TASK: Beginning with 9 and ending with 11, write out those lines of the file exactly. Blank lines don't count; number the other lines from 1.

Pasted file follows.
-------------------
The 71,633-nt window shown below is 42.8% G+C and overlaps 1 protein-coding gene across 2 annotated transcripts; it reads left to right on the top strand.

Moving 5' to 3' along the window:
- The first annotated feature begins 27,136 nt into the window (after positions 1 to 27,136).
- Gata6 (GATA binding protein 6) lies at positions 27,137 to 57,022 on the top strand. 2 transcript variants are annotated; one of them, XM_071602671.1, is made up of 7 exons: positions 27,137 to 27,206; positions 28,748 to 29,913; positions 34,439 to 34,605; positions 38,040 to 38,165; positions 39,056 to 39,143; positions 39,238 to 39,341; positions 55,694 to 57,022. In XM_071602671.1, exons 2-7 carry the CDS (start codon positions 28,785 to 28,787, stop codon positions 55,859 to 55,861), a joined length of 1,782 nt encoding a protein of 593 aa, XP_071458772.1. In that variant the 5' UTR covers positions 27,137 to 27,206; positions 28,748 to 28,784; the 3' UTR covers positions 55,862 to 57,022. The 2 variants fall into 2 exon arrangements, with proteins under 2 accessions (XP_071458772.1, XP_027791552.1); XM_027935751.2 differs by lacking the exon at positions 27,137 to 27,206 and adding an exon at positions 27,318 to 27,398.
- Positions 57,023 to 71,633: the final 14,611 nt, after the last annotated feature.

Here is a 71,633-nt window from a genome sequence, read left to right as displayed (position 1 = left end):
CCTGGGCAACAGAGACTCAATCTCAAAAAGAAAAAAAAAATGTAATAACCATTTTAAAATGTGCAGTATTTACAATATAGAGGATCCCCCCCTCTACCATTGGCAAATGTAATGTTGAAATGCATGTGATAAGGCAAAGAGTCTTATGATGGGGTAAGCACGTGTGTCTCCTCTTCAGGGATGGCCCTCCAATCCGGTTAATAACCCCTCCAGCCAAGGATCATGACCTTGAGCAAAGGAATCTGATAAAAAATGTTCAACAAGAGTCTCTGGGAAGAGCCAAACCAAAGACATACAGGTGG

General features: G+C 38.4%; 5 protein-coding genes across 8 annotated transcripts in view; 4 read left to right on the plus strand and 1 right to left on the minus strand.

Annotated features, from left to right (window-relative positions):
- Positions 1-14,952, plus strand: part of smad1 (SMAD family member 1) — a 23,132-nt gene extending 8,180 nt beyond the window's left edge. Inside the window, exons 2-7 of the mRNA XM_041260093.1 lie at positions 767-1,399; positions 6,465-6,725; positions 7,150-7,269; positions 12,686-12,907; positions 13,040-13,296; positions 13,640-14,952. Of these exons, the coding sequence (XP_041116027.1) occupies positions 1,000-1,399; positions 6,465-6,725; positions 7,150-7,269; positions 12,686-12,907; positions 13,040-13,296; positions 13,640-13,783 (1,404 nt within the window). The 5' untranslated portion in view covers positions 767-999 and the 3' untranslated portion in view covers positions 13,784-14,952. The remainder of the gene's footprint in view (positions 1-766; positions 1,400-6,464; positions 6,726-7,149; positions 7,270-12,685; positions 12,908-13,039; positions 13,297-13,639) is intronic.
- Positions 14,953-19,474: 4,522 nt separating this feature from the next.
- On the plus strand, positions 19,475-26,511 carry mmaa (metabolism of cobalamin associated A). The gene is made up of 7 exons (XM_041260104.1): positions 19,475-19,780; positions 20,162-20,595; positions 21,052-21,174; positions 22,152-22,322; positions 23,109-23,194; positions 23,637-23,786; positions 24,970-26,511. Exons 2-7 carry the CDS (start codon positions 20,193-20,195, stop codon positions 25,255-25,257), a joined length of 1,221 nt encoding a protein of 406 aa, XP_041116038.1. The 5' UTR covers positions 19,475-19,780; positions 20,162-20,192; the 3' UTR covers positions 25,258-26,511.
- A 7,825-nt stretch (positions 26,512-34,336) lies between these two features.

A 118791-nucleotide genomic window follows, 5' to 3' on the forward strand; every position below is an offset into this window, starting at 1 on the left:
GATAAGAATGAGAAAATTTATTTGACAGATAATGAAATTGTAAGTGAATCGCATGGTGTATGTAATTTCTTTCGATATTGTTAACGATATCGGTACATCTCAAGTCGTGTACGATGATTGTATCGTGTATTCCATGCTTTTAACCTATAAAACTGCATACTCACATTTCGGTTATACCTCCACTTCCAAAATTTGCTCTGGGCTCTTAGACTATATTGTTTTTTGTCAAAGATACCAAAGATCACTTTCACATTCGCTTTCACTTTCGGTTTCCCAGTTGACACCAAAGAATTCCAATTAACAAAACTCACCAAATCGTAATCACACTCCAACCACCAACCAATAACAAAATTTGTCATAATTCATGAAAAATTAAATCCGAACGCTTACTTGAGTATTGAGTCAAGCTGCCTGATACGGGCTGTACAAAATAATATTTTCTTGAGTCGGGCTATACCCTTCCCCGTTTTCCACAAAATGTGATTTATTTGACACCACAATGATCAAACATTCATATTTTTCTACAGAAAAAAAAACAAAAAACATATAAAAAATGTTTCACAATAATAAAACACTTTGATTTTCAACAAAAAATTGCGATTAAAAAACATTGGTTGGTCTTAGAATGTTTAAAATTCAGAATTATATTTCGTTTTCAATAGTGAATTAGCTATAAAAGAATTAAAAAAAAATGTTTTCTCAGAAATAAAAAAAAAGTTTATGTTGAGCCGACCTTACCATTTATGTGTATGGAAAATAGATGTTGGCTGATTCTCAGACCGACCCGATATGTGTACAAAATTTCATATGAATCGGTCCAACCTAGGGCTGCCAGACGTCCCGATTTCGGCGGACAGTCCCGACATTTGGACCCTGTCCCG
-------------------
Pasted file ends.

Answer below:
Annotated features, from left to right (window-relative positions):
- Positions 1-14,952, plus strand: part of smad1 (SMAD family member 1) — a 23,132-nt gene extending 8,180 nt beyond the window's left edge. Inside the window, exons 2-7 of the mRNA XM_041260093.1 lie at positions 767-1,399; positions 6,465-6,725; positions 7,150-7,269; positions 12,686-12,907; positions 13,040-13,296; positions 13,640-14,952. Of these exons, the coding sequence (XP_041116027.1) occupies positions 1,000-1,399; positions 6,465-6,725; positions 7,150-7,269; positions 12,686-12,907; positions 13,040-13,296; positions 13,640-13,783 (1,404 nt within the window). The 5' untranslated portion in view covers positions 767-999 and the 3' untranslated portion in view covers positions 13,784-14,952. The remainder of the gene's footprint in view (positions 1-766; positions 1,400-6,464; positions 6,726-7,149; positions 7,270-12,685; positions 12,908-13,039; positions 13,297-13,639) is intronic.
- Positions 14,953-19,474: 4,522 nt separating this feature from the next.